For me, in no particular order: -the Apollo 11 landing -the whole post-explosion Apollo 13 saga -the first televised liftoff from the Moon (Apollo 15)
But I can remember a hundred other things that impressed the hell out of me, too. Apollo X - which few people think much about - had me wondering what I'd have done if I were the LM pilot. It must have been awfully tempting to send a "Houston, we have a problem" message during Snoopy's descent to 30,000 feet and have the chance to be the first on the Moon. Maybe someone knows - did the Apollo X LM carry sufficient fuel to land - and was the ascent stage fueled just in case there was a forced landing?
Apollo 8 deffinitely. I remember just imagining how awestruck I was thinking about a comment from one of the astronauts. It was the one about stretching an arm out with a thumb raised, and finding all of humanity and basically everything one knowns, to be covered by that thumbnail. That was what struck home to me at the time about the emormity of space travel. Nothing has ever quite matched that moment to me.
Other moments of course, Apollo 11 landing, and the entire world holding its breath.
Apollo 17 sent back some stunning pictures! I was doing a Geology O level course (amongst my A levels) at the time so I was spellbound!
Apollo 13, all the way from "Houston, we have a problem!" to the emotion at re-entry and beginning to think the worst (that 3 minutes (?? seemed like hours) must have been one of the longest of my, and probably many people's lives) and then final relief when we saw the parachutes open and then spalshdown and recovery! I only felt total relief when they stepped out on deck of the carrier!
Aldrin punched Bart Sibrel ;D its my favorite moment,
Im kidding ;D I like to see the pictures of the moon missions and the films its incredible, is cool to see the astronauts driving cars on the moon going to different places on the moon a rock that is very far looks small and they come closer and the rock is very big. I think the networks should bring the high definition versions of this missions to the media I know the dvds are already on the market. Is me or Tv was more optimistic in the apollo time? networks give to many ours to conspiracy shows of all kind everybody is afraid of everything today, the sun, the food, the neighbor.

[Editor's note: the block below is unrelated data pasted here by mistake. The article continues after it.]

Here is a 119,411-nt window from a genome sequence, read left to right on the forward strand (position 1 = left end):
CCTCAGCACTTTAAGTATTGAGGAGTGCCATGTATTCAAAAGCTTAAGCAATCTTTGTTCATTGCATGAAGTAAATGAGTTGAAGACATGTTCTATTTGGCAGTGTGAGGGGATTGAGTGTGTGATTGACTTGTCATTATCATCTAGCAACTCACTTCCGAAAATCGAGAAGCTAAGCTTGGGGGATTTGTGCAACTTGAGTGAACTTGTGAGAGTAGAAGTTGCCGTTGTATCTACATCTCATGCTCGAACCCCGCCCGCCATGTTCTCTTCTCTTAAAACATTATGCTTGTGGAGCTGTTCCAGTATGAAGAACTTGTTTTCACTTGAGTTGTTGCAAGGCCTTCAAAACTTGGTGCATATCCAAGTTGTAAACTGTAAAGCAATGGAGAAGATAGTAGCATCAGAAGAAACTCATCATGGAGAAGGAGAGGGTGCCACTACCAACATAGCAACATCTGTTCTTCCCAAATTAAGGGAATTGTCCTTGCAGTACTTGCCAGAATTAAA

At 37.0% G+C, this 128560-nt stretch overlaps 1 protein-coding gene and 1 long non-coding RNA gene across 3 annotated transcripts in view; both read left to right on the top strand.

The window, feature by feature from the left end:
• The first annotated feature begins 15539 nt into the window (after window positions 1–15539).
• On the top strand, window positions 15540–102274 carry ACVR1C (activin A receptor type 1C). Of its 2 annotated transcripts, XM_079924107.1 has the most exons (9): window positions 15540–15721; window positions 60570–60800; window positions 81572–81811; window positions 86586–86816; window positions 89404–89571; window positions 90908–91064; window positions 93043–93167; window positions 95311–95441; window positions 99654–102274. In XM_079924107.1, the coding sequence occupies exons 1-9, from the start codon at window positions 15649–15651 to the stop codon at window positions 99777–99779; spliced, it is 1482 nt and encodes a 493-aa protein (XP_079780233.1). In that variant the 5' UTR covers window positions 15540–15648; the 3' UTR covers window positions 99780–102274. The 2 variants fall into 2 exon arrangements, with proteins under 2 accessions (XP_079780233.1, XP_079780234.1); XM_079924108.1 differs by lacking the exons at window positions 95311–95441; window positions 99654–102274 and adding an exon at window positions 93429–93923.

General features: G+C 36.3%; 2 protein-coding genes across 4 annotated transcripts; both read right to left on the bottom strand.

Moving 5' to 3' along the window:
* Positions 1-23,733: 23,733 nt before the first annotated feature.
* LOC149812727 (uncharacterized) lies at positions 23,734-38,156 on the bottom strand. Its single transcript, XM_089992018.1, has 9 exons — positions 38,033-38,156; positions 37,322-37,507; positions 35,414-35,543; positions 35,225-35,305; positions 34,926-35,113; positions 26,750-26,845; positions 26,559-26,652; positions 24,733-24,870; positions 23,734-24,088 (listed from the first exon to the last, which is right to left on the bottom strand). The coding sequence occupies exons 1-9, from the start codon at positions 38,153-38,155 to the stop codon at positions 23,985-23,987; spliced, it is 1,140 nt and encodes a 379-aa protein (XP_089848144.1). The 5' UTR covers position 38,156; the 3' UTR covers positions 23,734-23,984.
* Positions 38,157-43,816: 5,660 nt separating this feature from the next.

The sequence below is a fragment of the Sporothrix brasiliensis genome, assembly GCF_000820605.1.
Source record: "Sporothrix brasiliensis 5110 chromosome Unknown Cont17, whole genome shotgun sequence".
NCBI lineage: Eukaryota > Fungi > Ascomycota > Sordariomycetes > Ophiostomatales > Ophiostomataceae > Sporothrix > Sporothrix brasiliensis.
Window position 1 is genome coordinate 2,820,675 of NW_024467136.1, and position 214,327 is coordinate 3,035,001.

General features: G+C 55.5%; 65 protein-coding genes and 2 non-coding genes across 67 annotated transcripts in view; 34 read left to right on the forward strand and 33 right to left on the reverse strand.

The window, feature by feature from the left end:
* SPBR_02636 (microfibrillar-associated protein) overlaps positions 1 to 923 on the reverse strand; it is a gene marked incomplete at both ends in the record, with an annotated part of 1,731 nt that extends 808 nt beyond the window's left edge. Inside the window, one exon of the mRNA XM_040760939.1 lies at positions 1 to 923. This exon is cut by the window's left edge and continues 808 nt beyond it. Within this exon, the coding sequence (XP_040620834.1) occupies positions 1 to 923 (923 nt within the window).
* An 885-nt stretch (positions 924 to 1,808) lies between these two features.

IIRC, the LM was actually too heavy to land safely with it's fuel load.
Actually, Snoopy could have landed safely but it could not have made it back to orbit. To save weight, the ascent propellant tanks were not completely filled because the rest of the LM was overweight.
So yes, Stafford and Cernan could have been the first to land on the moon, but they would also have been the first to die there.
Could it even land? I thought that it did not have the full Luminary software suite onboard (it had Luminary 1, Apollo 11 had Luminary 1A). IIRC Luminary 1 was missing some crucial routines that were necessary for a landing??
"There's a hole in my neighbourhood down which of late I cannot help but fall"
Good question - I don't know if Snoopy had the full software load. Considering the lead time required to debug the code and manufacture the core ropes, I wouldn't be surprised if it wasn't there. Good point.
I wasn't alive for this like some of you gents. I was born the same year of the Challenger disaster, if rather later in the year. There was some moments I do like looking back on it that show the more human side to the astronauts and not just as they heroes they also are. For example, the alternate patch made by the backup crew of Apollo 14 and liberally distributed throughout both the CSM and LM. "'Beep, beep', my ass!" indeed. Another notable example is the rather adult and ribald inclusions into the Apollo 12 checklists.
Conspiracy Theorist Mindset: "It's Turtles All The Way Down. Government Turtles. "
I only learned about one of my now-favorite exchanges fairly recently when I read about it in "Return to Earth". The Apollo 11 crew was preparing to execute the TEI burn to return to earth when Collins wanted to double-check the CSM's attitude. As he pointed out to Aldrin and Armstrong, "I want to make sure that we're going forward. It is really important that we be going forward", adding "There is only one really bad mistake you can make here", which I took to be accidentally executing the TEI burn with the CSM facing rearwards. (I worked it out - they would have impacted the far side before AOS and the world would never have known what happened.)
At this point the whole crew gets a bit silly; Aldrin works out the direction of a rocket's thrust from first principles: "Let's see. The engine bell is that-a-way, the hot gases go out that-a-way, resulting in thrust this-a-way".
I found this exchange very believable and amusing because it captured the black sense of humor that many pilots seem to have. I guess it's how they cope with there being any number of possible mistakes that would be their last. Because the exchange was captured on the tape recorder during LOS, it also showed the more human side of the astronauts rather than the formal, self-conscious image they always had to project when they knew the world was listening.